Monroe shines with the emotional bedrock she mines for Danni. Danni is both likeable and relatable for her foibles (both past and present) and Monroe weaves a fear into Danni that is endearing. It is typical for a heroine to have any number of overblown and ungrounded fears, but in Danni’s case her fear is tightly wrapped in, what for her, is the unknown: normal, non-scamming life and exactly what that might entail.
In addition to Danni and Eric’s story, Danni’s friend Cassie and her first love, Dirk, emerge as a second romance. Cassie and Dirk are reunited when their long ago made sex tape winds up on the Internet. Cassie was good and hurt by Dirk college-age decision to test their love by dating other people. It was a crappy thing for Dirk to do – and entirely believable – but it’s something he’s regretted ever since. Dirk’s vow to win Cassie’s forgiveness and restart their relation is a bit easy, but Monroe balances that by avoiding the magical absolution and healing that is so often seen in romance. Even after Cassie realizes that her feelings of love for Dirk have never gone away, she also says, Hey you hurt me badly and I’m still hurt, even if I love you (or words to that effect). It’s smartly played.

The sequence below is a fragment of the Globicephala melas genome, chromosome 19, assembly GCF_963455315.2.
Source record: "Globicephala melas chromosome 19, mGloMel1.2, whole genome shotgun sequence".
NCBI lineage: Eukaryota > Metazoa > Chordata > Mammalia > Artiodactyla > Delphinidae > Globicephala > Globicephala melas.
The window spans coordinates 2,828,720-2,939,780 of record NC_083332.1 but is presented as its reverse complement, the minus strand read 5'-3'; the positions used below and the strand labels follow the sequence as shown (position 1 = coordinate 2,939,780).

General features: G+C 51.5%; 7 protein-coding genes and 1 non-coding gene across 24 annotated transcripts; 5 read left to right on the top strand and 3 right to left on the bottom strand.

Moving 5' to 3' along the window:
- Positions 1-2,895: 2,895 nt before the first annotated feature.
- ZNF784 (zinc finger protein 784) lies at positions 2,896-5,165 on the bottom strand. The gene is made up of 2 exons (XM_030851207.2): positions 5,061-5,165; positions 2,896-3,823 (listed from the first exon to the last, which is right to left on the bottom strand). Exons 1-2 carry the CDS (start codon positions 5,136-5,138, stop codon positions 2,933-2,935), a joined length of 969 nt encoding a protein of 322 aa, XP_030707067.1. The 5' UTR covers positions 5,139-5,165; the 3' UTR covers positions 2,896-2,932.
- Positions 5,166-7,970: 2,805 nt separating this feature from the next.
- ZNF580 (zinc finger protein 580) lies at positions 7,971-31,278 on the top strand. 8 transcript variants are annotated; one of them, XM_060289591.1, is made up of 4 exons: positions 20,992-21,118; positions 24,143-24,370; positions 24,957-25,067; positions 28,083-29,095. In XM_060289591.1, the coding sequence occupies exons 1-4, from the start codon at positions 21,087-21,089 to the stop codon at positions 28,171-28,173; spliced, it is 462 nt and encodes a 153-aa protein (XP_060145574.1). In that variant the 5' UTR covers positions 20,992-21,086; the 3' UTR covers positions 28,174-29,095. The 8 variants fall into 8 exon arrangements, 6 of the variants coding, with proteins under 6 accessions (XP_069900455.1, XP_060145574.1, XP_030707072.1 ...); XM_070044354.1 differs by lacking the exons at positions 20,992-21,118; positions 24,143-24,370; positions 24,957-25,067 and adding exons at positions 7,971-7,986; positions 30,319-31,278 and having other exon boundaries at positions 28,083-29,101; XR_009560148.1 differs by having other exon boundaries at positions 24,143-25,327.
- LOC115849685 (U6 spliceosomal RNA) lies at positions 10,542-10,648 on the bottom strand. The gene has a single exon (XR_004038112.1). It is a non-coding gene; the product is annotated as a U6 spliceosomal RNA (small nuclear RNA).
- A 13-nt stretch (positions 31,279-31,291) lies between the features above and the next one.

Into all this goodness, there is a step that raises questions. That bit about when Danni’s story chronologically begins. The distinction needs to be made because the book actually starts with a prologue flashforward to the story’s climax. By its nature, a flashforward tells of future events and this one is no different. In it, Danni has learned the truth about Eric – he’s an F.B.I. agent who used her to get close to her father in hopes of solving a large casino heist – her heart is understandably broken when she learns her trust was misplaced – obviously mislaid in Eric, but also herself. It is a bit disappointing to begin this story – perhaps any story – at the point most dreaded. The principles have already gone through those exciting butterflies-in-the-stomach portion of the romance and what is left if the heart wrenching part. Once the prologue is over and the story begins, Monroe quickly overcomes this with the excitement and heat Danni and Eric generate. But, the choice of the flashforward hangs over the story simply because a compelling reason for it isn’t evident. For example, Monroe works hard to keep Eric a mystery. Not only does this tactic succeed, but keeping the truth about Eric off the page allows for Danni’s mental wonderings about him and insecurities about their relationship to ring true without giving the reader the opportunity to lord their knowledge over the heroine. However, this hard work and triumph is undone by the fact that the beans have already been spilt.
Hitting the Mark is a compelling read, one that is often thought provoking and demands more attention than is normally required by category romance. The prologue by no means sinks the endeavor, but rather, more accurately creates a “huh” moment. Overall, Monroe is an author discerning romance readers will appreciate for the lack or artifice, contrivance, and cliché in her narration.
You can vist Jill here and purchase this book here and here.